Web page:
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The future of fertiliser use

This POSTnote summarises environmental and economic concerns arising from fertiliser use and the mitigation opportunities via diversification and innovation.

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Fertilisers are composed of three main components in varying proportions: nitrogen phosphorus and potassium, along with other elements that are required in smaller quantities. Fertilisers currently maintain crop yields globally but pose harm to the environment. Artificial and organic fertilisers can have impacts on water quality through leaching; air quality through ammonia emissions; and climate change through nitrous oxide emissions.  

Production of artificial fertiliser is predominately based on non-renewable resources. For instance, the production of nitrogen-based fertilisers use fossil fuels as both a feedstock and a source of energy for the reaction and phosphorus-based fertilisers are typically obtained from mining of non-renewable resources. Recent events and high energy prices have led to a global price surge in artificial fertilisers, with the price of artificial fertilisers increasing substantially for British farmers between 2021 and 2022.  

Commentators agree a range of diversification and innovation of fertilisers could be used to address these concerns including: using renewable resources for artificial fertiliser production; reducing the environmental impact of fertilisers through pollution management; diversifying artificial fertiliser use with organic and bio fertilisers; improving soil health; and, the use of precision application technologies and nutrient planning to improve the efficiency of fertilisers usage.  

Stakeholders state a lack of investment in diversification and innovation is a key challenge, as well as developing an effective evidence base of measures that is transferred to farmers and ensuring that policies implemented constitute a ‘just transition’ approach to reducing the environmental impacts of fertilisers. 

Key Points

  • Fertilisers are a key component of the food system. They affect food security, both nationally and internationally. The UK currently relies on imported artificial fertilisers for domestic crop production.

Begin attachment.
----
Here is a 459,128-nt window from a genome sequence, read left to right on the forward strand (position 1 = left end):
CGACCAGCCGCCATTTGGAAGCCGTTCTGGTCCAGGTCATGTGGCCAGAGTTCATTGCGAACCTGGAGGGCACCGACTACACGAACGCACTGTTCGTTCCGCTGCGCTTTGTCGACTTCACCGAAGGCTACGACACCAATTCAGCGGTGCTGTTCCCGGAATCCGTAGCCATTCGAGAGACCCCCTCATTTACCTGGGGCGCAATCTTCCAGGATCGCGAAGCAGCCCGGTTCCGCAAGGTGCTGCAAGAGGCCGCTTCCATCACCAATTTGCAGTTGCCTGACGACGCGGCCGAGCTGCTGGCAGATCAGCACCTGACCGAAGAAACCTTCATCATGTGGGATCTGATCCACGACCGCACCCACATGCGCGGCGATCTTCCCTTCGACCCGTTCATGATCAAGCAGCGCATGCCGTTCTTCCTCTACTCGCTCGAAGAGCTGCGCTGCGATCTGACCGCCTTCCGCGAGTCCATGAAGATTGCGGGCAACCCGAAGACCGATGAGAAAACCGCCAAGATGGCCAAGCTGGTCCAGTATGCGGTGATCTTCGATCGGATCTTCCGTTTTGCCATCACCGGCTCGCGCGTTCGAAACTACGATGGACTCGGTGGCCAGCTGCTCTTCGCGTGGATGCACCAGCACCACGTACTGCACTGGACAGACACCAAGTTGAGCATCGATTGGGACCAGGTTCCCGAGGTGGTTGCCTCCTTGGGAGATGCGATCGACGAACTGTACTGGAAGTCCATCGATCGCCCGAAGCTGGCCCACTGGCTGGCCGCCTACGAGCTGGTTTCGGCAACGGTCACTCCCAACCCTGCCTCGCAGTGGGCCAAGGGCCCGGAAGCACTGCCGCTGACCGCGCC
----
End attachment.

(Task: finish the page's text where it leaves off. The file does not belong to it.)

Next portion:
• There are economic and environmental concerns arising from the use of artificial fertilisers. These include price volatility and long-term impacts on soil health, air quality, water quality and biodiversity.   
  • There are opportunities to improve fertiliser production, usage and management that could reduce their impact on the environment.   
  • Alternatives to artificial fertilisers, such as organic and bio-fertilisers, allow for diversification in fertiliser type, but there are barriers to their uptake.  
  • Innovations in technologies and practices, such as precision application, improving nutrient uptake and soil health, may lead to more efficient fertiliser use and reduce nutrient losses. 
  • Diversification and innovation could help to reduce the environmental impact of fertilisers whilst maintaining food security. However, it requires investment, cooperation, an effective evidence base and ‘just transition’ approaches. 

Acknowledgements

POSTnotes are based on literature reviews and interviews with a range of stakeholders and are externally peer reviewed. POST would like to thank interviewees and peer reviewers for kindly giving up their time during the preparation of this briefing, including:  

Members of the POST Board* 

Will Brown, Department for Environment Food & Rural Affairs* 

Katy Orford, Comisiwn y Senedd, Senedd Commission* 

Eleanor Reed, Natural England  

Andrew Clark, National Farmers’ Union 

Diane Mitchell, National Farmers’ Union* 

Alastair Heinrich, National Farmers’ Union* 

Ian Ludgate, National Farmers’ Union* 

Philippa Arnold, National Farmers’ Union* 

Anthony Hopkins, National Farmers’ Union* 

Harry Langford, CHAP 

Richard Glass, CHAP 

Alexander McCormack, CHAP 

Robert Shaw, N2 applied 

Polina Lisitsina, N2 applied 

Richard Tranter, University of Reading 

Mark Sutton, Ecotoxicological researcher at UK Centre for Ecology & Hydrology 

Tony Miller, John Innes Centre 

Megan Tresise, ADAS* 

Kate Smith, ADAS 

Kate Storer, ADAS 

Lei Wang, British Geological Survey 

Diane Purchase, Middlesex university 

Jack Bobo, Food Systems Institute at the University of Nottingham * 

Erick Bandala, Desert Research Institute 

Sacha Mooney, Hounsfield Facility at the University of Nottingham  

Rachel Gomes, University of Nottingham  

Nasmille Larke-Mejia, Quadram Institute Bioscience* 

Chris Dawson, Independent consultant for the British Survey of Fertiliser Practice 

Giles Oldroyd, University of Cambridge 

Vicki Hird, Sustain Alliance 

Hannah Blitzer, Wildlife and countryside link* 

Gareth Morgan, Soil Association 

Ellie Roxburgh, Soil Association* 

Clair Mike, Linking Environment And Farming 

*denotes people who acted as external reviewers of the briefing

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Channel website: https://www.parliament.uk/post

Original article link: https://post.parliament.uk/research-briefings/post-pn-0710/

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